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In an interview with Axios' Mike Allen on Thursday, Facebook COO Sheryl Sandberg said Russian election meddling on Facebook platform "shouldn't have happened," Facebook would have run a political ad that Twitter took down this week, and condemned the behavior of "everyone" around Harvey Weinstein.

Be smart, from Axios' Sara Fischer: Facebook is willing to hand over ads and ad targeting. Facebook says it's not a media company. It won't discuss Russia/Trump. It won't change its ideals.

Quotes from Sandberg:

On the 2016 election:

  • "Things happened on our platform that shouldn't have happened" in the lead up to the 2016 presidential election.
  • "We know we have a responsibility to prevent everything we can from this happening on our platforms... and so we told Congress and the Intelligence committees that when they are ready to release the ads, we are ready to help them."
  • Sandberg said Facebook will do everything it can to help the government in their Russia probe, and they plan to turn over more information to Congress. "We'll do everything we can to defeat them."
  • The Russian-financed ads and fake news on Facebook is a completely "new threat" that we need to address and accept responsibility for.
  • Sandberg said that if the Russian-linked ads were posted by "real people" and not fake accounts, Facebook would have let their content remain on the site. "When you allow free expression, you allow free expression."
  • Facebook owes the American people an apology — "Not just an apology, but determination" for our role in enabling Russian interference during the election."

On Facebook itself:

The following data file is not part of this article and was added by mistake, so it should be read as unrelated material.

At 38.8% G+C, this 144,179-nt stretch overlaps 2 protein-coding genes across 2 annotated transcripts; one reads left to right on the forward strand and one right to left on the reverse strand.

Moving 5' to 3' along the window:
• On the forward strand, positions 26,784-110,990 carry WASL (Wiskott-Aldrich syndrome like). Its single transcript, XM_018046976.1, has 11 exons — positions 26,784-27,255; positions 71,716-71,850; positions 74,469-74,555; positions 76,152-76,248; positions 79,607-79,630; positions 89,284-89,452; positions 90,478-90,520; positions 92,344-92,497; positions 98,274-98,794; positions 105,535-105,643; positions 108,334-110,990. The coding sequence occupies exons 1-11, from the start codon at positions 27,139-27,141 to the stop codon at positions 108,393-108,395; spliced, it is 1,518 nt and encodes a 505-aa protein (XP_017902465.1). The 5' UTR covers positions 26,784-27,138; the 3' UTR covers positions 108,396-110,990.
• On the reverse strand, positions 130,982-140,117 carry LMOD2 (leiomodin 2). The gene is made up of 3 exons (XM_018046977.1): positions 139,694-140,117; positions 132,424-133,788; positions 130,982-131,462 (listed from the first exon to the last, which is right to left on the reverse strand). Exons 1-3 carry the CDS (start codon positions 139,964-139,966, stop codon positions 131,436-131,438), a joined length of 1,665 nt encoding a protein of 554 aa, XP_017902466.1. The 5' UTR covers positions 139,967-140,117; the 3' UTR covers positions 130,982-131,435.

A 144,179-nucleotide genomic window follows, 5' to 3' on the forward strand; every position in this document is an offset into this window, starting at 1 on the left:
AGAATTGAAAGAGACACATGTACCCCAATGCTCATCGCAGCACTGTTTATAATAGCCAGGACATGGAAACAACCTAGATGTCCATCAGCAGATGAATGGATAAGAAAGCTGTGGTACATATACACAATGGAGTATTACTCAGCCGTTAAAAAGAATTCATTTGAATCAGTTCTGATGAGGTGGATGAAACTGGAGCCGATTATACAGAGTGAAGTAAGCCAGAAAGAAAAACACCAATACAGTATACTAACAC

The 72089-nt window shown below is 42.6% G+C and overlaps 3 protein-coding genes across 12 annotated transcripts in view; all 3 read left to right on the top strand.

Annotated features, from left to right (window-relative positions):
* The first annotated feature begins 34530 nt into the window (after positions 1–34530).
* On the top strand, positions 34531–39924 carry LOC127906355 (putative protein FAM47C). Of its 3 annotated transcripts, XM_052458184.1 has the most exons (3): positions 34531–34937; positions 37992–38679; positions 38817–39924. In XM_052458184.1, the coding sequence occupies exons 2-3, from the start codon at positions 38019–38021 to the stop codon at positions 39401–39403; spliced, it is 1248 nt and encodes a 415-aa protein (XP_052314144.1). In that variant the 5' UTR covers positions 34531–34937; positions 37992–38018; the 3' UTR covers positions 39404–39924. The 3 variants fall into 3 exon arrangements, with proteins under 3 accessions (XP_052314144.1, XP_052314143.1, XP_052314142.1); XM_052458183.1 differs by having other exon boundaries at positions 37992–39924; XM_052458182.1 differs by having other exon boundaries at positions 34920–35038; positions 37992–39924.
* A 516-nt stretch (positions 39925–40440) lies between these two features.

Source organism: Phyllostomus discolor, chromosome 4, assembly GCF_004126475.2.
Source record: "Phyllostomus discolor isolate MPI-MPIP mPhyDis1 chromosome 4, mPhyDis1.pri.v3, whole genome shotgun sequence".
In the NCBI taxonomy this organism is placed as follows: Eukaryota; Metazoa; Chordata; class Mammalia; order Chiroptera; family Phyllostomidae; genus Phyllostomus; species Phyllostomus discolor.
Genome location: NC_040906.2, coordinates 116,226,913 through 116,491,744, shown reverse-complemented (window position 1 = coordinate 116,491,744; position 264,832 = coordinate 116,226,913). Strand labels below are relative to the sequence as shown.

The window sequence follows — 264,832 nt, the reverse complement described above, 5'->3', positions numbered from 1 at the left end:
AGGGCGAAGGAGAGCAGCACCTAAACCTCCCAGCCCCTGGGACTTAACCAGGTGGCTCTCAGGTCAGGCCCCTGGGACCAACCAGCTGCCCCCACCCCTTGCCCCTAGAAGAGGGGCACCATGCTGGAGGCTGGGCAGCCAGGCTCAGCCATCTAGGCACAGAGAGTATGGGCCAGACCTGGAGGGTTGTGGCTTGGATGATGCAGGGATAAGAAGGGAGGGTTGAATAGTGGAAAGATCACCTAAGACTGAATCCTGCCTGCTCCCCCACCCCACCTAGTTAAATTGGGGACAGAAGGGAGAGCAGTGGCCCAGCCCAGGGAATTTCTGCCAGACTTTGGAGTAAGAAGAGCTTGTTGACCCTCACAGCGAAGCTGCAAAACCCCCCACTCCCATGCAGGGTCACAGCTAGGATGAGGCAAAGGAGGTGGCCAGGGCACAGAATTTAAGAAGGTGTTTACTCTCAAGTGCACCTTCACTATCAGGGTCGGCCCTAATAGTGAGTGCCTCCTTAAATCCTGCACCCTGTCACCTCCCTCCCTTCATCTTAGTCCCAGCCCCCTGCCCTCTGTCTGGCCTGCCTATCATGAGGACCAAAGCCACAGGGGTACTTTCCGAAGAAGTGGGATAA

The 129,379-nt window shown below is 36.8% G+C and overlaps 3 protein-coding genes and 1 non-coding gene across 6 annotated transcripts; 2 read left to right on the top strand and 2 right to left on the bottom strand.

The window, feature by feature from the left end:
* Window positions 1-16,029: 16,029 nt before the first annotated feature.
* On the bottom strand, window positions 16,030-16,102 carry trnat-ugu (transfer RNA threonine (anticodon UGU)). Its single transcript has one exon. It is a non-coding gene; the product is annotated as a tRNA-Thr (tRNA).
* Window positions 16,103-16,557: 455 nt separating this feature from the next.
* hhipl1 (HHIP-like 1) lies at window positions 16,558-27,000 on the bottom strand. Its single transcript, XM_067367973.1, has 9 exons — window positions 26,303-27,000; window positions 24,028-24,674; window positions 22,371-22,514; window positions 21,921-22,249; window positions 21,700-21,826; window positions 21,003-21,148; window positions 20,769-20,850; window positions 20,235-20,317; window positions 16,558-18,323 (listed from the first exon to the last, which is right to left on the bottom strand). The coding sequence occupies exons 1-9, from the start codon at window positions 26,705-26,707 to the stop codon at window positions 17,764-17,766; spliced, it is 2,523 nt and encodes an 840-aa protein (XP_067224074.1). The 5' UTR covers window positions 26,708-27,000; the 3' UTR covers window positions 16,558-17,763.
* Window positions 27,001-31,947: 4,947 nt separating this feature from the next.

• Sandberg says Facebook would have ran the Marsha Blackburn ad taken down by Twitter: "When you cut off speech for one person, you cut off speech for other people."
  • Sandberg says Facebook isn't a media company: "at our heart we're a tech company... we don't hire journalists."

On Harvey Weinstein:

  • "The Harvey Weinstein thing is abysmal. And it's not just his behavior, it's the behavior of everyone around him."
  • "What he is going through is what every person should be afraid of so that they don't do it."
  • "The world is still run by men. I'm not sure it's going that well."
Go deeper:

The Russia ads:

The big picture:

Europe:

  • Sara Fischer and David McCabe: U.K. leapfrogs U.S. on regulating bad content — British lawmakers have even floated treating tech companies, which aren't held liable for content their users post, as media companies, which are liable.

Subscribe to Mike's Axios AM newsletter

Go deeper

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The Delta variant is keeping more companies cautious about how to invest the mountains of cash they have at their disposal. That hesitancy has led, in part, to corporate spending on stock buybacks outpacing capital expenditures this year. 

Why it matters: Companies hoarded cash and raised prices over the past year — leaving them with a lot of money and decisions about what to do with it.

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Illustration: Annelise Capossela/Axios

Democrats are at a pivotal moment in their quest to expand health care coverage, slash the cost of prescription drugs and create a social structure that prioritizes people's health.

Driving the news: Democrats have a clear list of health care priorities they'll be fighting for this week. Among them is a measure to expand Medicare to cover dental, vision and hearing benefits.

China's crypto throwdown

Illustration: Sarah Grillo/Axios

China's latest move to ban cryptocurrency shows how tough it will be for the technology to deliver on its backers' vision of disruptive, decentralized change.

The big picture: Control of the currency is a foundation of sovereignty, and governments don't plan on losing that control even as money inevitably turns digital.